To think about Frank Lloyd Wright is one thing, but to stand in one of his rooms with bright afternoon sunlight cutting sharply through the warm shadows of the place is altogether another -- an experience that for one enlightening moment makes Wright's complex greatness seem wordlessly clear.

To provide such moments is one of the fundamental reasons for our great museums, so the recent opening at the Metropolitan Museum of Art in New York of a complete living room designed by Wright, sensitively installed and as true to the architect's original intentions as scholars could make it, is an event worth celebrating.

The room comes from a large summer house overlooking a lake in Wayzata, Minn., commissioned by Francis W. Little in 1912, although not completed until about a decade later. The room's very existence today is a sort of triumph. Following the adamant wishes of the Littles' daughter, the house in which it was the centerpiece was demolished a decade ago, but not before the Metropolitan, alert to an unlikely opportunity, stepped in to purchase its entire contents.

These were then dismantled piece by piece and labeled, crated and stored to await completion of the museum's new American Wing, where the living room has been painstakingly reconstructed and tellingly placed with one of its walls facing an open knoll in Central Park. In the meantime, other parts of the interior have been sold to other public institutions -- the library to the Allentown (Pa.) Art Museum and other pieces to a museum in Karlsruhe, Germany -- so that the huge Little house is now literally spread in pieces across the globe. (Of the major ensembles only the master bedroom remains to be placed.)

To accompany the long-anticipated opening of the reassembled room, the Metropolitan has put on view its large and varied array of Wright material, including furniture from many of his most important buildings and a selection of plans and perspective renderings. In Washington the Lunn Gallery (406 Seventh St. NW) has put together a similar exhibition of Wright's furniture, fixtures and plans, and also of related materials by other architects.

The three exhibitions make an extraordinary tribute to Wright, focusing especially upon his achievements during the first decade of this century, when he conceived the innovative designs of his prairie houses. The major unifying factor in the prairie house designs was Wright's handling of space--those extraordinary, asymmetrical, longitudinal floor plans combining enclosure and openness in unpredictably equal measure and, on the outside, those massive interconnected horizontal planes with their plentiful window courses and broad overhanging eaves.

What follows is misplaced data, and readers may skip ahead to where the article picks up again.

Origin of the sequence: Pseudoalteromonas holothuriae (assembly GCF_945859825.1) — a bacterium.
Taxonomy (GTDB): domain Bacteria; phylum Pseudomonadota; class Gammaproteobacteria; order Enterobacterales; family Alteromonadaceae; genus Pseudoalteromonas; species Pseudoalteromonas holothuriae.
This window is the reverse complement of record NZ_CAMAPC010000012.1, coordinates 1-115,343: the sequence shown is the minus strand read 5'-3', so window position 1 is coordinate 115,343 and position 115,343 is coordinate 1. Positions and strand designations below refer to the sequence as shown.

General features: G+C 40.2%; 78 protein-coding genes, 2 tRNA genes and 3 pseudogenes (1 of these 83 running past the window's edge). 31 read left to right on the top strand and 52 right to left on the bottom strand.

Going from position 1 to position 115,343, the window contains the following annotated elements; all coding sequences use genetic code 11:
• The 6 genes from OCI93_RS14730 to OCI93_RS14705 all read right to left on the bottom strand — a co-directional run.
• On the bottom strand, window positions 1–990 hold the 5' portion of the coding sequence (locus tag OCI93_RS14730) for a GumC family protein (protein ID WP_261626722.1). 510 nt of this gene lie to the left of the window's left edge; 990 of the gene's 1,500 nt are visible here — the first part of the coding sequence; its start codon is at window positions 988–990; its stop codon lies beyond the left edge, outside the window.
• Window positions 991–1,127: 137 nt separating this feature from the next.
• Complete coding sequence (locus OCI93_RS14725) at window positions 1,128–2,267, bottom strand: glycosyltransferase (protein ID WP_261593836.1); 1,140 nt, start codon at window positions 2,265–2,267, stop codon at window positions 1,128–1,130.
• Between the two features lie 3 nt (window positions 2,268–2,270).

Wright's prairie house floor plans had the most far-reaching consequences, from their impact upon European modernists, such as the de Stijl group and Ludwig Mies van der Rohe, to the open-plan "split-level" homes that proliferated in the American suburbs through the 1950s and 1960s. It is significant that both the Lunn and the Metropolitan exhibitions draw heavily upon the unusual portfolio of prints, containing plans and perspectives from about 70 Wright buildings and projects spanning the period 1893 to 1909, that was published by Ernst Wasmuth in Berlin in 1910. Every European architect of note had ample chance to study these drawings and, as the history of architecture shows, many took full advantage of the opportunity.

It is the living room of the Little house, though, that indelibly brings it all together, showing, in a way that separate pieces simply cannot, the wholeness of Wright's imagination and the interrelatedness of his many design activities. A single room of course is no substitute for the whole thing, for the rooms and house together in the precise places Wright intended, but the Met's installation of the Wayzata living room, open on two sides, goes a far piece toward overcoming this unavoidable problem.

More important, it unequivocally demonstrates the other secret of Wright's best residential designs: his mastery of details. The room is all of a piece in things large and small, from the hipped ceiling with its beautifully paneled stained-glass lights, to the deep double tiers of light-oak wall molding that envelop the entire room, to the floor, chairs, tables, flower arrangements and even to exquisite lamps attached to the walls in just the right places.

The room is unquestionably Wright's -- all Wright's. The Littles didn't necessarily like it that way and furnished it a bit differently, we are told. Wright designed it with Mrs. Little's musical interests in mind, but the family did not commission the piano he designed for the room, although, as we can see from Wright's drawings for the instrument on display at the Met, it would have been an amazing, and indisputably Wrightian, piano. Wright was often impatient, not to say dictatorial, with clients who failed to live up to his vision, a craggy aspect of his mountainous personality that doesn't really detract from the richness of his achievement.

Wright was a maker of places as well as spaces, and nothing he touched was neutral. The Little house living room, at once airy and dark, spacious and solid, tells a lot about the uniqueness of Wright's architectural vision, its inimitable idiosyncracy, and at the same time suggests how he came to be so vastly influential: Whether dealing with a single window or a row of them, a dried blossom or a whole hillside site, Wright aimed at the heart of the matter and as often as not he hit it.

The Met is to be congratulated for its resourcefulness in saving the room and putting it back together again with such fidelity and craft. It will bring a large new audience into direct contact with the genius of Wright.

The room, of course, is on permanent display. The accompanying Met exhibition continues through Feb. 27. The Lunn show will remain on view through Jan. 15.